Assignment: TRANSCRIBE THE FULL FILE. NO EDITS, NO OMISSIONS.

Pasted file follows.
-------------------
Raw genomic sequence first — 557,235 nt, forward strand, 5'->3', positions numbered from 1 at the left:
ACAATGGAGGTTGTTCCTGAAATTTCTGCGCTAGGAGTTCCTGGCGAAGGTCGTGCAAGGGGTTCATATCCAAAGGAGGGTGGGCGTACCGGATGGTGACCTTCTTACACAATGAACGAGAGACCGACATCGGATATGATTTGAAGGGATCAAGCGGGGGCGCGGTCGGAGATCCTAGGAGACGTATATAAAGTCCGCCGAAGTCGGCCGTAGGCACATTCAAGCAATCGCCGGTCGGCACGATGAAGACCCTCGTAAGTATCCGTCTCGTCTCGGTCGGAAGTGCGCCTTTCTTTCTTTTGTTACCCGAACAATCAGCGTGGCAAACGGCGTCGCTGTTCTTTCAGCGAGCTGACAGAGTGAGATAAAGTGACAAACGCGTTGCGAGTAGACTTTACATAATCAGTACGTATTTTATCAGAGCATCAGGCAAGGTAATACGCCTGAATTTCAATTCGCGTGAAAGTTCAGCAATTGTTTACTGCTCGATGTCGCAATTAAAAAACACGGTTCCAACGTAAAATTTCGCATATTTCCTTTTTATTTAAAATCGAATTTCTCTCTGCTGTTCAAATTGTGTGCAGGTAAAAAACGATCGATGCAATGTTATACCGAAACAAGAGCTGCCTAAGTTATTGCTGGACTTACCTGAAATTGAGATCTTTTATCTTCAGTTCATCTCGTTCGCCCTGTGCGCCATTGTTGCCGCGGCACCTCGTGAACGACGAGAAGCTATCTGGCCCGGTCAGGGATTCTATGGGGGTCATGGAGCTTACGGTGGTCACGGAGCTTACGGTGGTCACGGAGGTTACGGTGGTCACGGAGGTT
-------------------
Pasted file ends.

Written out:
Raw genomic sequence first — 557,235 nt, forward strand, 5'->3', positions numbered from 1 at the left:
ACAATGGAGGTTGTTCCTGAAATTTCTGCGCTAGGAGTTCCTGGCGAAGGTCGTGCAAGGGGTTCATATCCAAAGGAGGGTGGGCGTACCGGATGGTGACCTTCTTACACAATGAACGAGAGACCGACATCGGATATGATTTGAAGGGATCAAGCGGGGGCGCGGTCGGAGATCCTAGGAGACGTATATAAAGTCCGCCGAAGTCGGCCGTAGGCACATTCAAGCAATCGCCGGTCGGCACGATGAAGACCCTCGTAAGTATCCGTCTCGTCTCGGTCGGAAGTGCGCCTTTCTTTCTTTTGTTACCCGAACAATCAGCGTGGCAAACGGCGTCGCTGTTCTTTCAGCGAGCTGACAGAGTGAGATAAAGTGACAAACGCGTTGCGAGTAGACTTTACATAATCAGTACGTATTTTATCAGAGCATCAGGCAAGGTAATACGCCTGAATTTCAATTCGCGTGAAAGTTCAGCAATTGTTTACTGCTCGATGTCGCAATTAAAAAACACGGTTCCAACGTAAAATTTCGCATATTTCCTTTTTATTTAAAATCGAATTTCTCTCTGCTGTTCAAATTGTGTGCAGGTAAAAAACGATCGATGCAATGTTATACCGAAACAAGAGCTGCCTAAGTTATTGCTGGACTTACCTGAAATTGAGATCTTTTATCTTCAGTTCATCTCGTTCGCCCTGTGCGCCATTGTTGCCGCGGCACCTCGTGAACGACGAGAAGCTATCTGGCCCGGTCAGGGATTCTATGGGGGTCATGGAGCTTACGGTGGTCACGGAGCTTACGGTGGTCACGGAGGTTACGGTGGTCACGGAGGTT